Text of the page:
The crowd cheered as maintenance crews opened the doors to the Golden Nugget at midnight — all the while the Fremont Street Experience displayed virtual fireworks on the ceiling high overhead.
Customers, recording the moment with their smartphones, rushed in to get their favorite slot or go to a table game. It didn’t take long for it to feel like Las Vegas again, with the exception of the sight of masks. Fewer than one in five, however, wore them.
“This is why we live in Vegas — casinos baby!” said local resident Roberto Trinidad, who came with a group of seven others.
His brother Robert, although not wearing a mask as well, was cautious about the experience and was hanging out with friends in the middle of a slot area. He said it was because it wasn’t as crowded as the table games area where he would see eight people gathered around a craps table and six around a roulette wheel. Blackjack tables with seating had three patrons.
“Social distancing isn’t happening. It’s like everybody is saying nothing happened (with the coronavirus),” Robert Trinidad said. “I like playing the tables. But if you’re that close, I won’t go over there. I would rather go outside and take another beer. We just wanted to have an hour of fun and go back home.”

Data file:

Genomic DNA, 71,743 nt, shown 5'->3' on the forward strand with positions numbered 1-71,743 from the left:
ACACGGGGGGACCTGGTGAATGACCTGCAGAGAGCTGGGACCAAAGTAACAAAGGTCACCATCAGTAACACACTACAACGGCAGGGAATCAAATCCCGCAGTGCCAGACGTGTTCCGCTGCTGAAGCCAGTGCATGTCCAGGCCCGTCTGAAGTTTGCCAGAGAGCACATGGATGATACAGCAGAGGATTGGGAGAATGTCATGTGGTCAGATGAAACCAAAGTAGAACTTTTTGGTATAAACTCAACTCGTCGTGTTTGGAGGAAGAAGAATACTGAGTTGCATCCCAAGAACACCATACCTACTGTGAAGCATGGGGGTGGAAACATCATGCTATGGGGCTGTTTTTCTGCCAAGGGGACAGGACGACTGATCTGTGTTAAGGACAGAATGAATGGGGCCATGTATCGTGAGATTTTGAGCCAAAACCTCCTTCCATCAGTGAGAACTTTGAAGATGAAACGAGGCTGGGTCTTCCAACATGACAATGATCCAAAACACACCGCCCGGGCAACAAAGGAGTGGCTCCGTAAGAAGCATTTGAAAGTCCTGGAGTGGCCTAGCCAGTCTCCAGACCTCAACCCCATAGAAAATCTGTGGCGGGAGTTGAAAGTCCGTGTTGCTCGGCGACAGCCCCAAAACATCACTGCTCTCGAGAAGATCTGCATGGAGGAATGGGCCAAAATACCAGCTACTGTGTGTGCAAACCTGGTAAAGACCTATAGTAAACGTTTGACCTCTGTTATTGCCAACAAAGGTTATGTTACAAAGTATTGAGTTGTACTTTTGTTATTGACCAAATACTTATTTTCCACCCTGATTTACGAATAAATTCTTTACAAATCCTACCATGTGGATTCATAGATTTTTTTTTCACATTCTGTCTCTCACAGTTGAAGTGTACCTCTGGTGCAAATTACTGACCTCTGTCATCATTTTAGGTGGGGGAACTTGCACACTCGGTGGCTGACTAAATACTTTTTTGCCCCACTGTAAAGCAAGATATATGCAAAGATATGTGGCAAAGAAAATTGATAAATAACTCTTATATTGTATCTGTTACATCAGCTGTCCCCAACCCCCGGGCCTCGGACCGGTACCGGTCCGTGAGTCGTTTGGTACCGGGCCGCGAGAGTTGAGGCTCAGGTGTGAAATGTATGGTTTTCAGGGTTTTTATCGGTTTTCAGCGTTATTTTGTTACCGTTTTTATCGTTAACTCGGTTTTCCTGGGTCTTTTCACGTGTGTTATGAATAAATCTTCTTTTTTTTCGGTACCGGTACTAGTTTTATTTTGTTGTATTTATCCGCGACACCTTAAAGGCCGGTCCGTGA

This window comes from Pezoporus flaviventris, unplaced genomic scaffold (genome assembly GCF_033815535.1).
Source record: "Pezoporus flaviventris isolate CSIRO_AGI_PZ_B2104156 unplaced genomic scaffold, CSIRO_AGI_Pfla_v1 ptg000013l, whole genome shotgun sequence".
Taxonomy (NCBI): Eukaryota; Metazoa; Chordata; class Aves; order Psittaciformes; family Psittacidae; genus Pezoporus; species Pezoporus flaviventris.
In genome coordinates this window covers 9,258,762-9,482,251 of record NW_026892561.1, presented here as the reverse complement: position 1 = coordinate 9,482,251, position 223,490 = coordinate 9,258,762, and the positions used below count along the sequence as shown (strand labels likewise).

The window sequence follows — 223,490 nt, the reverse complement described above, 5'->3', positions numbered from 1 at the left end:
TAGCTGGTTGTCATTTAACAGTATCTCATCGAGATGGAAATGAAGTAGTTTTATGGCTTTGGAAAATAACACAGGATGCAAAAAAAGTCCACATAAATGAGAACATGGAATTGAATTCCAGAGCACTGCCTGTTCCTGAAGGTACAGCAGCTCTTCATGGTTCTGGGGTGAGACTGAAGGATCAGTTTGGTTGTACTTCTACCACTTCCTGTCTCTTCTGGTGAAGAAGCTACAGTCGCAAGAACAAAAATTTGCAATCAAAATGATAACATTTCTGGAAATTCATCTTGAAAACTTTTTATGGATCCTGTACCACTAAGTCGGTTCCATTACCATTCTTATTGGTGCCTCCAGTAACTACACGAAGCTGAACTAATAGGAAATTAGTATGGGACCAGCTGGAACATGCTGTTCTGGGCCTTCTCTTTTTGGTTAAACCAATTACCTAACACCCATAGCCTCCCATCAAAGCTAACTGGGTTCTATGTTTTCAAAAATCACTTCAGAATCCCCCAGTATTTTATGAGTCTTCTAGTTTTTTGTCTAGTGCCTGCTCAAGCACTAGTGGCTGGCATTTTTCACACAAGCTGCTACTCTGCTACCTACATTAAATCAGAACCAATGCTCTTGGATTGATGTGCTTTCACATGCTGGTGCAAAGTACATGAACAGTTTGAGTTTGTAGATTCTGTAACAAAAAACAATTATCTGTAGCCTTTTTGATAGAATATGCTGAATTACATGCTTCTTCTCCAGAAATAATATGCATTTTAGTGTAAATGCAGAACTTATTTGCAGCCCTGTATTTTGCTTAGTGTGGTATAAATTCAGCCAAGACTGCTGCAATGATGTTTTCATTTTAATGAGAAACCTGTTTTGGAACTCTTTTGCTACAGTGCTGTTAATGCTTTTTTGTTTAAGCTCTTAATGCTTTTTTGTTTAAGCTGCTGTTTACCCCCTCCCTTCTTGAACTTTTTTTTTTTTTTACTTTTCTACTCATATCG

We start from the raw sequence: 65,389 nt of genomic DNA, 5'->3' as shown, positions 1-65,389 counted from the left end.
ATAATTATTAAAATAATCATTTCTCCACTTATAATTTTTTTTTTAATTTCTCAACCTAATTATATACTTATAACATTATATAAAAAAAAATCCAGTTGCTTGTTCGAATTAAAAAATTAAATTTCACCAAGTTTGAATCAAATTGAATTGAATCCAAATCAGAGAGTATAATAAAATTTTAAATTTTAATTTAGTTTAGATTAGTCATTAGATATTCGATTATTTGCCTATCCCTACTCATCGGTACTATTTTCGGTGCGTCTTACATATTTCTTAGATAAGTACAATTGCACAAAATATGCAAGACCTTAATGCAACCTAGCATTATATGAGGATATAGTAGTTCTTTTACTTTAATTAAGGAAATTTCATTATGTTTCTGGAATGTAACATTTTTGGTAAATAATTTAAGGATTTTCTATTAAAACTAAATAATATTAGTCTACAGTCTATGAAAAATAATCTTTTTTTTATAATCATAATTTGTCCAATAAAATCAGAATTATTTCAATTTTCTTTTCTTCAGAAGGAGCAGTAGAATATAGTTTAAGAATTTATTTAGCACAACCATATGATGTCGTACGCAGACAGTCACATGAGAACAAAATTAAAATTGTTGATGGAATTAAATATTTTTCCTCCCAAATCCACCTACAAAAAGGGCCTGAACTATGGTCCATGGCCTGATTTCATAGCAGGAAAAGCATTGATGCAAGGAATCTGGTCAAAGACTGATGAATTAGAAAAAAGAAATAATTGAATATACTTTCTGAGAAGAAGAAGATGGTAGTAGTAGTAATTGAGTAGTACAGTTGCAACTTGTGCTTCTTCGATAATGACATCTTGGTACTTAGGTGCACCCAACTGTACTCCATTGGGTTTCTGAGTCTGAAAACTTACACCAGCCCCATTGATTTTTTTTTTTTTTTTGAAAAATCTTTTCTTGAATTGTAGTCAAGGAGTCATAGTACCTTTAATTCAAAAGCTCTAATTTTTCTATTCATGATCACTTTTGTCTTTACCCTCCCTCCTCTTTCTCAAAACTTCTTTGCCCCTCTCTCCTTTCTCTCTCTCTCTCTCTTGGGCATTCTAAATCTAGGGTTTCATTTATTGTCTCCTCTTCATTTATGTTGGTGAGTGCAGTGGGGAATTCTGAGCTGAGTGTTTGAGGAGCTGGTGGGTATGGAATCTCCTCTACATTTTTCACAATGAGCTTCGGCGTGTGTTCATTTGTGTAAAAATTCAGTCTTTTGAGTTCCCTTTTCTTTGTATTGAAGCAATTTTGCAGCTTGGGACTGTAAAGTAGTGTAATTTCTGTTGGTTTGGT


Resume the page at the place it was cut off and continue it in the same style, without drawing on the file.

Another Las Vegas resident having a drink and good time with friends was Sebastion Wilson, who wasn’t wearing a mask and called the coronavirus “a joke.” He said he came to play slot machines and blackjack.
“I have been in Las Vegas for seven years, and I support Las Vegas,” Wilson said.
His sister, Erika Bennett of Los Angeles, drove in Tuesday from Southern California, saying she was tired of the lockdown in her state. Bennett had a mask pulled off her mouth and nose but kept accessible on her chin.
“I thought it was time to come out and enjoy life,” Bennett said. “I came at midnight because I thought this was history.”
Bennett said she wasn’t worried about the coronavirus even though she said she will be cautious.
“They say the heat kills the virus and as long as we keep our masks on and have respect for one another, we will be fine,” Bennett said.